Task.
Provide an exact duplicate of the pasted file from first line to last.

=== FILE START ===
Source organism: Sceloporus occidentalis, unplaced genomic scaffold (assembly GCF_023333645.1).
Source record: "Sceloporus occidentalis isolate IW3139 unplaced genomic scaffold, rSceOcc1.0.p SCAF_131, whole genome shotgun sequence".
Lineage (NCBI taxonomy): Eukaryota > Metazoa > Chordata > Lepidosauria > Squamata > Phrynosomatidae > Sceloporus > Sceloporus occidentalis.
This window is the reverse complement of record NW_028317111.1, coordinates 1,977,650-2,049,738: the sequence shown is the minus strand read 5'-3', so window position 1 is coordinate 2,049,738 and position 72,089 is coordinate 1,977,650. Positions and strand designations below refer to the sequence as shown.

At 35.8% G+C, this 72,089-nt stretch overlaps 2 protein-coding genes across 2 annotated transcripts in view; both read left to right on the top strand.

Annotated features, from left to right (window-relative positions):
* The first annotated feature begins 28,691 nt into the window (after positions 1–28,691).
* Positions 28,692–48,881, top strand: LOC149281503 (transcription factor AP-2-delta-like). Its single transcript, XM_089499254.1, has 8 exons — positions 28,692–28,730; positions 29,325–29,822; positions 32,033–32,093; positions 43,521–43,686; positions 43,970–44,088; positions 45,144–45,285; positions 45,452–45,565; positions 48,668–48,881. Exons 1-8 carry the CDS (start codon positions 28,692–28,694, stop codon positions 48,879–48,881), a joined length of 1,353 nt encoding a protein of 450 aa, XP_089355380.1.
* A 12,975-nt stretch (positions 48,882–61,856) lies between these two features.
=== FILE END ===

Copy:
Source organism: Sceloporus occidentalis, unplaced genomic scaffold (assembly GCF_023333645.1).
Source record: "Sceloporus occidentalis isolate IW3139 unplaced genomic scaffold, rSceOcc1.0.p SCAF_131, whole genome shotgun sequence".
Lineage (NCBI taxonomy): Eukaryota > Metazoa > Chordata > Lepidosauria > Squamata > Phrynosomatidae > Sceloporus > Sceloporus occidentalis.
This window is the reverse complement of record NW_028317111.1, coordinates 1,977,650-2,049,738: the sequence shown is the minus strand read 5'-3', so window position 1 is coordinate 2,049,738 and position 72,089 is coordinate 1,977,650. Positions and strand designations below refer to the sequence as shown.

At 35.8% G+C, this 72,089-nt stretch overlaps 2 protein-coding genes across 2 annotated transcripts in view; both read left to right on the top strand.

Annotated features, from left to right (window-relative positions):
* The first annotated feature begins 28,691 nt into the window (after positions 1–28,691).
* Positions 28,692–48,881, top strand: LOC149281503 (transcription factor AP-2-delta-like). Its single transcript, XM_089499254.1, has 8 exons — positions 28,692–28,730; positions 29,325–29,822; positions 32,033–32,093; positions 43,521–43,686; positions 43,970–44,088; positions 45,144–45,285; positions 45,452–45,565; positions 48,668–48,881. Exons 1-8 carry the CDS (start codon positions 28,692–28,694, stop codon positions 48,879–48,881), a joined length of 1,353 nt encoding a protein of 450 aa, XP_089355380.1.
* A 12,975-nt stretch (positions 48,882–61,856) lies between these two features.